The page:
While the government of Vietnam has made impressive progress in managing disaster risks in recent decades, these measures fall short of the country’s needs. Hazard and socioeconomic risk information is fragmented and often incomplete. A lack of guidance, enforcement, capacity and funding have led to shortcomings in implementing risk-informed spatial planning, building codes and safety standards, and systematic maintenance of infrastructure systems.

For instance, the report shows that two-thirds of Vietnam’s sea dike system, which stretches over 2,659 km, does not meet the prescribed safety standards. In many provinces, even the set standards are not strong enough to offer the needed protection. Nature-based systems can boost coastal resilience but are underappreciated and coming under increasing pressure from development and over-exploitation. For instance, on-shore tourism and aquaculture development is degrading coastal dune systems and exacerbating erosion. And although Vietnam has made progress in managing residual disaster risks, intensifying risks mean that it must further improve its systems for risk financing, and disaster relief and response.

Settlements on sensitive coastal dunes in Nui Thanh District, Quang Nam Province. 
Source: Google Earth

Balancing risks and opportunities

To ensure that Vietnam’s coastal regions can safely realize their economic potential, initiatives must be taken.  Delaying measures by 10 years could expose an additional $4.3 billion of economic growth to natural shocks.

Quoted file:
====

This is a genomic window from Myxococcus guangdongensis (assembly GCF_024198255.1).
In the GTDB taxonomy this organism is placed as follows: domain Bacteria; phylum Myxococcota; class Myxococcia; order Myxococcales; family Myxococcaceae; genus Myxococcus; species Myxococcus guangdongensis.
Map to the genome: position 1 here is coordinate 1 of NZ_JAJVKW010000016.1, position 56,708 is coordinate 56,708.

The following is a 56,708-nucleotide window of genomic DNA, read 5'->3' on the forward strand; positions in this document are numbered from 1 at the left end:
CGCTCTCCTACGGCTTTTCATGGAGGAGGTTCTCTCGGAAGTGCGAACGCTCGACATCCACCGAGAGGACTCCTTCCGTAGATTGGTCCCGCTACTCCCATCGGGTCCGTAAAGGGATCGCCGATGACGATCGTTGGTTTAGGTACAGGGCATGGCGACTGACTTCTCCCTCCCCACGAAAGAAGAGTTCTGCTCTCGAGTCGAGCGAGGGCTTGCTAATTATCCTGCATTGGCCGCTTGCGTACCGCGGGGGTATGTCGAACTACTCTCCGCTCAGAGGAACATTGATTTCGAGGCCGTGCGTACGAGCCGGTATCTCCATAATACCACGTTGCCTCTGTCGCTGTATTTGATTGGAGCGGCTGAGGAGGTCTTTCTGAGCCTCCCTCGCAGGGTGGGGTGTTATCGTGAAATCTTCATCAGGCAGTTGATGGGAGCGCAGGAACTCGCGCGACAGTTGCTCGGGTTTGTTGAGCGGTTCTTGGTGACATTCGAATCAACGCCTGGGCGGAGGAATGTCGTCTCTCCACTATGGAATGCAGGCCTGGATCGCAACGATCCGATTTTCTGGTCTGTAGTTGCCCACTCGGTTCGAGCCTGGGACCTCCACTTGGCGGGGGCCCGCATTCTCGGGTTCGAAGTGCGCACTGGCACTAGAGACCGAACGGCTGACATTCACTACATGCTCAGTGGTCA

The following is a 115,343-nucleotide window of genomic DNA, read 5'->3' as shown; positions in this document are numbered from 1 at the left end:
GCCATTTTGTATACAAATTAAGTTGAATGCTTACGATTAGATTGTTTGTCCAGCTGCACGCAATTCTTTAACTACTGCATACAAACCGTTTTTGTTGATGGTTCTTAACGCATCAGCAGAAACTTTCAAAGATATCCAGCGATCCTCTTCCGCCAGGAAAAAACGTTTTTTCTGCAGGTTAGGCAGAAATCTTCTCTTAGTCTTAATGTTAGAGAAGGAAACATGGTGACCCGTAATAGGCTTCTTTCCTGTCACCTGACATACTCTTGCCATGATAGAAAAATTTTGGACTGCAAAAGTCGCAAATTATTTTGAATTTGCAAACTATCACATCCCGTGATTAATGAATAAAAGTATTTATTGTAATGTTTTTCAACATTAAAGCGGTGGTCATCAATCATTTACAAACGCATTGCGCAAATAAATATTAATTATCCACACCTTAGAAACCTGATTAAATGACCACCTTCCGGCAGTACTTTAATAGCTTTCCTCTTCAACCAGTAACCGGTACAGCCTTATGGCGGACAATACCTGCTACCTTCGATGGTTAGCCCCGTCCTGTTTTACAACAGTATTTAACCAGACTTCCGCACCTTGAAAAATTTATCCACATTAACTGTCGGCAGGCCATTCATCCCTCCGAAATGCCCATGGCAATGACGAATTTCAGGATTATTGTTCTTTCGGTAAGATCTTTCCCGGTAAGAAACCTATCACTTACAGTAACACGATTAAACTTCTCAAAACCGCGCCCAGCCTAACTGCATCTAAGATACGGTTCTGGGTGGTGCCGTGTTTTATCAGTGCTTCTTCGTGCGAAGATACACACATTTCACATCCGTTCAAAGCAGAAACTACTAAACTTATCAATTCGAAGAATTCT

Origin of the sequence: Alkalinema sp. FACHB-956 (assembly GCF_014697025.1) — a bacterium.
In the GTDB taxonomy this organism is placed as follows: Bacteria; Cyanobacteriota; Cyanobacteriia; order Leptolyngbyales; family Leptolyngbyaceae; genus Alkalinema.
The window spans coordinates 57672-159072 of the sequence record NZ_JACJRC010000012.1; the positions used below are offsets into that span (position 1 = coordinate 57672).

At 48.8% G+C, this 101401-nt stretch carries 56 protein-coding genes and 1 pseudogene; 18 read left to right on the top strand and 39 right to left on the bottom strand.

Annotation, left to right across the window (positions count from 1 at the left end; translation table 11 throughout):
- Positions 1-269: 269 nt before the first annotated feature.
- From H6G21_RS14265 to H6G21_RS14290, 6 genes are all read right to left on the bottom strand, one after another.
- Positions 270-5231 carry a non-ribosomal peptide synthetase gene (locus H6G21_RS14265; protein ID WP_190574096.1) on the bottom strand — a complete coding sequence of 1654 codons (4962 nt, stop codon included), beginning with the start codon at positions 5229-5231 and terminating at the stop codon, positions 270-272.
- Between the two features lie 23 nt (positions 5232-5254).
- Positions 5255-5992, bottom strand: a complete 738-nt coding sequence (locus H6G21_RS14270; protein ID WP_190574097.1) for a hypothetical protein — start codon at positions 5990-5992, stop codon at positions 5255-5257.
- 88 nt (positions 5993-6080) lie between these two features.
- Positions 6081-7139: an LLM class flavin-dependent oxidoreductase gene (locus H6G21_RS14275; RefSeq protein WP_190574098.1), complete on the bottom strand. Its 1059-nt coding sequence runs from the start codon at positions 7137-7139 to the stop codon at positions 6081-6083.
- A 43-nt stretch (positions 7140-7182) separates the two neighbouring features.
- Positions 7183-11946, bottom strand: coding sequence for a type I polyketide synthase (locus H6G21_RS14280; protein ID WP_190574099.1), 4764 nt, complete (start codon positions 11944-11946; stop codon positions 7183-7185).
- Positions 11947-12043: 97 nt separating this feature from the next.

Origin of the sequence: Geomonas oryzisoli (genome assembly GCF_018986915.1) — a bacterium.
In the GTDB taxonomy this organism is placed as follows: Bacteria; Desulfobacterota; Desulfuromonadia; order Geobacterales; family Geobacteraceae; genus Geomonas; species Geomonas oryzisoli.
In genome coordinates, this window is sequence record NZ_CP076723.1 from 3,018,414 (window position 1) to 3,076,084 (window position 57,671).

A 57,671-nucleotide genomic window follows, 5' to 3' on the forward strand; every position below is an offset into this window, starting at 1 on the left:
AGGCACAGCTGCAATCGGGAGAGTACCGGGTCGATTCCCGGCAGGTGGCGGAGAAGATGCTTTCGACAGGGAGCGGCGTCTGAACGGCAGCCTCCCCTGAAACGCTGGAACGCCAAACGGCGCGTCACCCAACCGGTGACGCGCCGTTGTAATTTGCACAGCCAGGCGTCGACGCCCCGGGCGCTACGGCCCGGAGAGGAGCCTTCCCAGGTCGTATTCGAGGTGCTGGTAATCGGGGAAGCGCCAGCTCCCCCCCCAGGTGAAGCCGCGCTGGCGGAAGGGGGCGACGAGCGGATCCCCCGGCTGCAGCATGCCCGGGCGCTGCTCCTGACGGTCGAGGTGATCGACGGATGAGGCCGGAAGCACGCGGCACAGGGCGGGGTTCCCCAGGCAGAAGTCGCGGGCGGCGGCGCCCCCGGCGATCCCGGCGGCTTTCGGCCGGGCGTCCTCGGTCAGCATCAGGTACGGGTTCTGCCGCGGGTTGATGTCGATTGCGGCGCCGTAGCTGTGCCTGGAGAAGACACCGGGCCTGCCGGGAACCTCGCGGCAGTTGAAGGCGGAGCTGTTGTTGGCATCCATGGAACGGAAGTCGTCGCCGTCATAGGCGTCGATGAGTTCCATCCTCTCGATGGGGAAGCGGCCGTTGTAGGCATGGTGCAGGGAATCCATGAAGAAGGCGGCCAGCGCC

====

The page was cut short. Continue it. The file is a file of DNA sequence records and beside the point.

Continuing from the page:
The report presents a concrete action plan to strengthen resilience in coastal areas, with five strategic intervention areas:

  1. Strengthen data and decision-making tools by establishing openly accessible databases of detailed hazard and risk data, as well as asset management systems for critical infrastructure, such as transport, water and sanitation, and electricity.
  2. Enforce risk-informed spatial planning to ensure that economic growth in coastal zones does not irreversibly lock in unsafe development patterns – such as new settlements in high-risk flood zones.  Guide development into safer areas and mitigate disaster risks based on up-to-date hazard data.
  3. Strengthen the resilience of infrastructure systems and public services by integrating risk information into the planning, design, and maintenance stages of all infrastructure investments. Upgrade sea and river dikes, starting in the most exposed and under-protected areas.
  4. Take advantage of nature-based solutions through the rehabilitation, conservation, monitoring, and management of ecosystems. Relevant policies, regulatory frameworks, and technical guidelines must be strengthened.
  5. Improve disaster preparedness and response capacity by upgrading its early warning system, strengthening local response capacity, adapting social safety nets, and implementing a comprehensive risk financing strategy.

By taking these decisive actions, Vietnam has an opportunity to safeguard the prosperity of future generations in the face of climate change and disaster risks. 


Additional resources:


Sophie de Vries Robbé

Consultant, Global Facility for Disaster Reduction and Recovery (GFDRR)

Dzung Huy Nguyen

Senior Disaster Risk Management Specialist